Patricia Barbers “Companion’ has some great tracks for testing bass and treble extension. Michael Arnopol’s acoustic bass on “Use Me” came to life and has terrific inner detail with excellent extension. Patricia Barber’s vocal on many headphones can sound sibilant, but the HD800S has no sign of any sibilance reproducing her vocal. The HD800S had terrific bass extension and the soundstage was wide without sacrificing any width or depth in comparison to the HD800. Barber’s Hammond Organ was missing any harshness in the upper treble. It had all the detail of the instrument but was never strident and never called attention to anything but the music. The tonality of the instrument was exceptional. The Cavalli Liquid Gold gave a clear picture into the soundstage and let me hear everything that the HD800S was producing in a musical and engaging performance.

Switching the cable to the single ended included cable  and switching the amplifier duties over to the VPI 229D tube integrated was more of a revelation. The sound was as liquid but had the magical tube sound. The HD800S rewarded me with a better sense of tonality and more expansive soundstage with increased transparency while using the VPI 229D. The tube sound was magical and the HD800S was able to step up and identify difference in sound and the ability to portray dimensional spaciousness. The 3D soundstage was wall to wall, and the sound of the treble extension was never harsh and always clean, clear and musical.


Electronic Music lovers will appreciate the clarity and transparency the HD800S is able to recreate. The Triad the newest album from Pantha Du Price has some head banging tracks. “You want Euphoria” has excellent deep bass and excellent treble extension. The HD800S did not disappoint nor did it ever falter while playing this excellent album. The music was clean, fast and not only transparent but had wonderful 3D dimensional quality to it. The performance by the artist was outstanding and I was enamored with the music. It had my toes tapping and head shaking. The bass was coming through with impact and had excellent texture. The treble extension never sounded bright. After the track finished all that I could say was WOW. The performance and recording was exceptionally reproduced.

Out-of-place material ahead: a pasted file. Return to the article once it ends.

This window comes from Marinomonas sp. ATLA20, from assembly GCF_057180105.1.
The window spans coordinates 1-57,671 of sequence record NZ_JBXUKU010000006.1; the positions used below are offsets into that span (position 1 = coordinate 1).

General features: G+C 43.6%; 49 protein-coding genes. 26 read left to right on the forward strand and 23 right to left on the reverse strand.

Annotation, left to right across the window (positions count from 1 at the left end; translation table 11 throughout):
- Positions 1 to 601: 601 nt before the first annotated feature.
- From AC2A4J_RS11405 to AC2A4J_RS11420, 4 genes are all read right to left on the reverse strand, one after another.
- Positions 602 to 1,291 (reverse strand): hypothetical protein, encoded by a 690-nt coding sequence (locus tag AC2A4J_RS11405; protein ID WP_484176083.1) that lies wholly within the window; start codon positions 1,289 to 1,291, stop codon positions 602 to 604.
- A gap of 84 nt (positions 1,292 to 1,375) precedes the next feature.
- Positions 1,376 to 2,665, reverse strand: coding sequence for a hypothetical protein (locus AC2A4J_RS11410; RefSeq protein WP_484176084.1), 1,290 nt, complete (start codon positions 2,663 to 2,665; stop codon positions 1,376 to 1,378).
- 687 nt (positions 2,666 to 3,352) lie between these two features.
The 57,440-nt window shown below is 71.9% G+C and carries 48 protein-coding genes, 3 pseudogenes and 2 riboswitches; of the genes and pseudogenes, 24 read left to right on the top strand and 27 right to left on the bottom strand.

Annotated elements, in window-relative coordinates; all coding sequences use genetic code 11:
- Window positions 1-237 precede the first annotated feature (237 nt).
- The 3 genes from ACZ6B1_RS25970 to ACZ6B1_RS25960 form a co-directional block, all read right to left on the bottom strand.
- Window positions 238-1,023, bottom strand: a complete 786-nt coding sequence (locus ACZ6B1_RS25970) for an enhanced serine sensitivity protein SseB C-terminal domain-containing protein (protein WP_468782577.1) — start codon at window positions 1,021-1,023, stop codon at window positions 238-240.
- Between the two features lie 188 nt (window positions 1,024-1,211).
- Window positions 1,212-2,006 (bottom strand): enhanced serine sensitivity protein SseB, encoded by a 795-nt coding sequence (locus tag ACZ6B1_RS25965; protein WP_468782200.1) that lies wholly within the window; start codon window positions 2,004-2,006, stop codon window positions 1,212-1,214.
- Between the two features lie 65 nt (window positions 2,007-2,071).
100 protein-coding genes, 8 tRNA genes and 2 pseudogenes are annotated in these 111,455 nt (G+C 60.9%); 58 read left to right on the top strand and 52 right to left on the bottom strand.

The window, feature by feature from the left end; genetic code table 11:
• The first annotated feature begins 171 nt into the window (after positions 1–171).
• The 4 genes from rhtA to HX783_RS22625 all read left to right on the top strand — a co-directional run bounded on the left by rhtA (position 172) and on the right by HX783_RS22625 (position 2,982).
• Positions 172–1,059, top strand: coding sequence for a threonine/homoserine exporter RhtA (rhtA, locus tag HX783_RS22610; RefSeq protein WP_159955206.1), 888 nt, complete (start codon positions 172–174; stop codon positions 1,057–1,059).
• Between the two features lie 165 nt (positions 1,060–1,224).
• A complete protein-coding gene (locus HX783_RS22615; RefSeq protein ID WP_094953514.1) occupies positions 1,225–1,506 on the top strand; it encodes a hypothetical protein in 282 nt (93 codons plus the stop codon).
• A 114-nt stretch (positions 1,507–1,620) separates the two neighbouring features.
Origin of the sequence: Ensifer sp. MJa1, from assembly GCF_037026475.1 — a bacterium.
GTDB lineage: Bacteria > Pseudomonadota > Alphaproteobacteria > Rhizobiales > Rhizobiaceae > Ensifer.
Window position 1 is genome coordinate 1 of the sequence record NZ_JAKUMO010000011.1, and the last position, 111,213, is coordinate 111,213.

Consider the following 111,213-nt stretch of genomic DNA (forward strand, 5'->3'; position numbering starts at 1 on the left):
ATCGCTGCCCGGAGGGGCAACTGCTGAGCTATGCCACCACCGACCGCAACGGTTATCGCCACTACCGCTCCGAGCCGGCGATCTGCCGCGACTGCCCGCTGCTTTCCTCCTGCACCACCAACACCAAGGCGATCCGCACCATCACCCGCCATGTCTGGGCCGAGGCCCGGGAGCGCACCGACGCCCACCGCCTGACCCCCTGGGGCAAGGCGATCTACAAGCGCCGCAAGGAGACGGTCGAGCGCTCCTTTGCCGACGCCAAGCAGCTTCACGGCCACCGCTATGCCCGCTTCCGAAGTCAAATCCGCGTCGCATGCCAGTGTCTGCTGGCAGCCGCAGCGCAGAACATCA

Listening to LA artist Brett Dennen’s album “Por Favor,” the track “Cassidy” highlights Dennen’s unique songwriting and vocals. The sound coming from Dennen was transparent and the sound was alive and gave me the “you are there feeling” while listening. The soundstage was as good as I have heard in any headphone and still one of the best in production today. The vocals were pristine and musicality was in the top tier. Swapping out the stock with the Nordost Blue Heaven cable gave a clearer picture and added a little more transparency. The differences were subtle but noticeable. I prefer using the Blue Heaven because it has a shorter 2-meter cable and the jacket is tangle free. The improvement finished off the headphone and remains the one I use now in all my listening sessions.


The modifications that Sennheiser developed for the HD800S corrected the issues many users and critics had with the original design. Missing is the bright treble and there are now major improvements in  bass extension. The HD800S performance after months of listening has proved to be exceptional. The transducer is capable of producing the highest transparency and letting the listener hear everything in recordings with musicality. The imaging and staging between performers remains and still continues to be among the best of any headphone currently in production.

The 3D presentations are an exciting listening experience. Vocalists come to life without any sibilance. Whether you listening to a male or female vocalist the HD800S always deliver the lyrics with clarity, definition and transparency. The midrange is as good as ever and bass impact has better extension with slam and texture. Whether I was using the VPI 229D tube amplifier single ended or the Liquid Gold balanced, the results were similar and both amplifiers had terrific synergy and always made the HD800S sound musical. The fit on the HD800S is also one of the most comfortable headphones manufactured. The light weight and slightly tilted drivers feel comfortable for long listening sessions and never feel uncomfortable, nor cumbersome.